South Florida home prices will continue to fall
South Florida home prices not expected to rise soon.
Home prices in Miami-Dade County will continue sliding through 2010 and won't bottom out until 2011, according to a new report by Moody's Economy.com. Broward County will fare a bit better, it predicts, with prices hitting bottom in the latter part of 2010.
The forecast by the Pennsylvania-based economic research firm ranks among the most pessimistic assessments to date of South Florida's beleaguered housing market. The survey, ''Housing in Crisis,'' predicts when home prices will stabilize in various metropolitan areas across the country and then eventually rise again.
The report calls Southeast Florida, stretching from Port St. Lucie to Miami for the purpose of the study, ''perhaps the worst housing market in the nation.'' It says prices have fallen sharply already but, unlike many other overheated markets, prices are still too high and the number of homes for sale still too large. The result, it says, is that values are poised to decline even more.
Local observers were quick to take issue with the conclusion that prices in Miami-Dade County will keep declining for two more years, arguing that predicting a bottom is always tricky business and pointing out that sales of existing homes are picking up in the region.
Craig Studnicky, president of International Sales Group in Aventura, said he sold 25 condo units in January -- roughly double what he was doing six months ago. ''I don't think prices are going to go up, but customers are telling me they think we are pretty close to bottom,'' said Studnicky, adding that low mortgage rates are pulling some buyers off the fence.
However, the report concluded that for prices to stabilize three things must happen: "affordability will have been restored, payrolls will have stopped contracting, and excess inventory [of homes for sale] will have been worked off."
The survey, which was released Monday, predicts that price stabilization will come in Miami-Dade in the second quarter of 2011, after a 66 percent drop from a housing price peak at the beginning of 2007. Broward home prices are predicted to stabilize in the fourth quarter of 2010, after a 64 percent fall from a second quarter 2006 peak.
Those declines are far more than the predicted national housing price fall-off, which Moody's Economy.com pegs at 36 percent.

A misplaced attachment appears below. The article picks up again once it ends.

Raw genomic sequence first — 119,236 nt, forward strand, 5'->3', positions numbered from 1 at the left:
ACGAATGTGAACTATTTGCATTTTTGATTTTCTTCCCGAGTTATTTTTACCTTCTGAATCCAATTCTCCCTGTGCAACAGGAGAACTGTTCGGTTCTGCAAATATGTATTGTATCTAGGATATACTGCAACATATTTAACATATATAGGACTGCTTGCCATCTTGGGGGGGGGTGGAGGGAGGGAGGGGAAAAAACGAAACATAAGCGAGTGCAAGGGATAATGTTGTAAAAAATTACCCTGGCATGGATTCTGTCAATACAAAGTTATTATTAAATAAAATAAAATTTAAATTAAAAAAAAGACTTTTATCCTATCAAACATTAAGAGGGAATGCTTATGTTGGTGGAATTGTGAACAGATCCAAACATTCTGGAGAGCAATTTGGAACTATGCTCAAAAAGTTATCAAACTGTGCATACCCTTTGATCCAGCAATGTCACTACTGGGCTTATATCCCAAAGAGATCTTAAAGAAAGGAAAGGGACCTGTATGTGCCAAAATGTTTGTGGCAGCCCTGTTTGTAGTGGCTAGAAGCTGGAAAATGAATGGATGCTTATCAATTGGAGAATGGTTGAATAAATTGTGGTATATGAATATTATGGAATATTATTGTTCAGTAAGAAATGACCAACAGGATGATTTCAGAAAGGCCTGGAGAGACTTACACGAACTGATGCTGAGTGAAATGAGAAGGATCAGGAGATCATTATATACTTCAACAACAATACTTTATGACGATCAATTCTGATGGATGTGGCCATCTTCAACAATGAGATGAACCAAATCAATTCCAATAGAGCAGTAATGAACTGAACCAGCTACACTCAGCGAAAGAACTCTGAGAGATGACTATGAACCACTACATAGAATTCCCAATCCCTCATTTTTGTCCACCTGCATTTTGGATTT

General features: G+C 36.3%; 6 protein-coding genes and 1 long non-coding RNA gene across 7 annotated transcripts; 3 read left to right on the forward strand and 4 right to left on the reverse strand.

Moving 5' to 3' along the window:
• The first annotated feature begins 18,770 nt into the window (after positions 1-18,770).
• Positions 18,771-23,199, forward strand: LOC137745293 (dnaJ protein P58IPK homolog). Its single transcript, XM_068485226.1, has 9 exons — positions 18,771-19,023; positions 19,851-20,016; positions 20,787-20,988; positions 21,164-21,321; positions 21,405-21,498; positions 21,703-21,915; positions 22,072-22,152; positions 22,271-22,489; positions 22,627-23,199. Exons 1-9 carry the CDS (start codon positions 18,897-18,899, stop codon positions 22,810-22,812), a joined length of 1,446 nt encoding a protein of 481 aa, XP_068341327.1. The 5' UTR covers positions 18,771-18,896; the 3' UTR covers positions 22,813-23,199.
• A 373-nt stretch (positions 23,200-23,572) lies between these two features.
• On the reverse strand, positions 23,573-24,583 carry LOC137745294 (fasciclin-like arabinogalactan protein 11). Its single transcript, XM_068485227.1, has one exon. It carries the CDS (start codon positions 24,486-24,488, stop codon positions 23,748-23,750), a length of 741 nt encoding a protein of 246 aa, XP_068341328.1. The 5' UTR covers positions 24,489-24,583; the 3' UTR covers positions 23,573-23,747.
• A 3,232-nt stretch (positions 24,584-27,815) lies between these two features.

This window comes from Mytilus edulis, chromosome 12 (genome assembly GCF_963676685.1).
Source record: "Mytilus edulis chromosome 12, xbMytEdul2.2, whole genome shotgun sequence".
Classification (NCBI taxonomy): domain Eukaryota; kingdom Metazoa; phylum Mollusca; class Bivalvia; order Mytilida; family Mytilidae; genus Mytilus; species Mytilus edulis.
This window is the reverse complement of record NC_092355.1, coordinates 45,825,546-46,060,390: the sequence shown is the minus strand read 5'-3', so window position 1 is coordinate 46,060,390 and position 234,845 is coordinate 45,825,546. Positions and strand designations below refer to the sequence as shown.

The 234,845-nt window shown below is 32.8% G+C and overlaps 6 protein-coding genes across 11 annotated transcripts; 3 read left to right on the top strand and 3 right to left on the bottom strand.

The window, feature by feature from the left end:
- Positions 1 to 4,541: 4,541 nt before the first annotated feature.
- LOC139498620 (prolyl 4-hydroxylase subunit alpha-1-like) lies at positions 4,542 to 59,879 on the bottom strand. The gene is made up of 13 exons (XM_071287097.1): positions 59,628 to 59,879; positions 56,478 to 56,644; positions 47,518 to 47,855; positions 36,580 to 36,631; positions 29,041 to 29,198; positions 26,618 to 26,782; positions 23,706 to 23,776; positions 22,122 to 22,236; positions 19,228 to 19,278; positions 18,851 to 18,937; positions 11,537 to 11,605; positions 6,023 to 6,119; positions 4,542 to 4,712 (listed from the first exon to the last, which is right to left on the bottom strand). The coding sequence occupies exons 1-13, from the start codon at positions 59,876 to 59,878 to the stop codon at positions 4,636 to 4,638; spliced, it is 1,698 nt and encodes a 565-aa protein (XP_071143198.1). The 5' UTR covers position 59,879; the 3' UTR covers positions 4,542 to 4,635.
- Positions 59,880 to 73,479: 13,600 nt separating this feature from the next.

But real estate analyst David Dabby said the South Florida market is already finding a floor. "Absent a depression, a market bottom is forming in prices because we are getting closer to 2002 pricing," he said. That's the year when the boom started to take off.
A local housing recovery will likely play out on a project-by-project, neighborhood-by-neighborhood basis, rather than uniformly across the metro area.
And the recovery may also vary according to housing type, said Coral Gables-based economist J. Antonio Villamil. "I think single-family home prices will bottom out sometime in 2009," said Villamil. "But for multifamily, yes, it could be another two or three years given the high level of inventory."
The report ranked Miami-Dade sixth nationally for peak-to-trough declines in prices; Broward ranked ninth. The Naples-Marco Island area ranked first on the list, which was dominated by Florida and California metro areas.
The report, whose lead writer was Moody's Economy.com chief economist Mark Zandi, blames irresponsible lending to unqualified borrowers, along with speculation on the part of home builders and investors, as the primary reasons why prices and new home construction were pushed to such lofty and unsustainable levels in South Florida.
It says the foreclosure crisis plaguing South Florida is exacerbating the housing downturn in two important ways:
• House price declines prompt some homeowners to default, which further depresses prices.
• Foreclosures add more homes for sale to an already over-saturated market.
"Risks to this dour outlook are weighted firmly to the downside," the report warns.
Providing a glimmer of optimism, however, the report says South Florida's long-term prospects are positive: "Ultimately, the area's strong ties to Latin America and stalwart economic and demographic fundamentals will stabilize its economy and allow its housing market to return to form."
Miami Herald - Matthew Haggman - February 11, 2009
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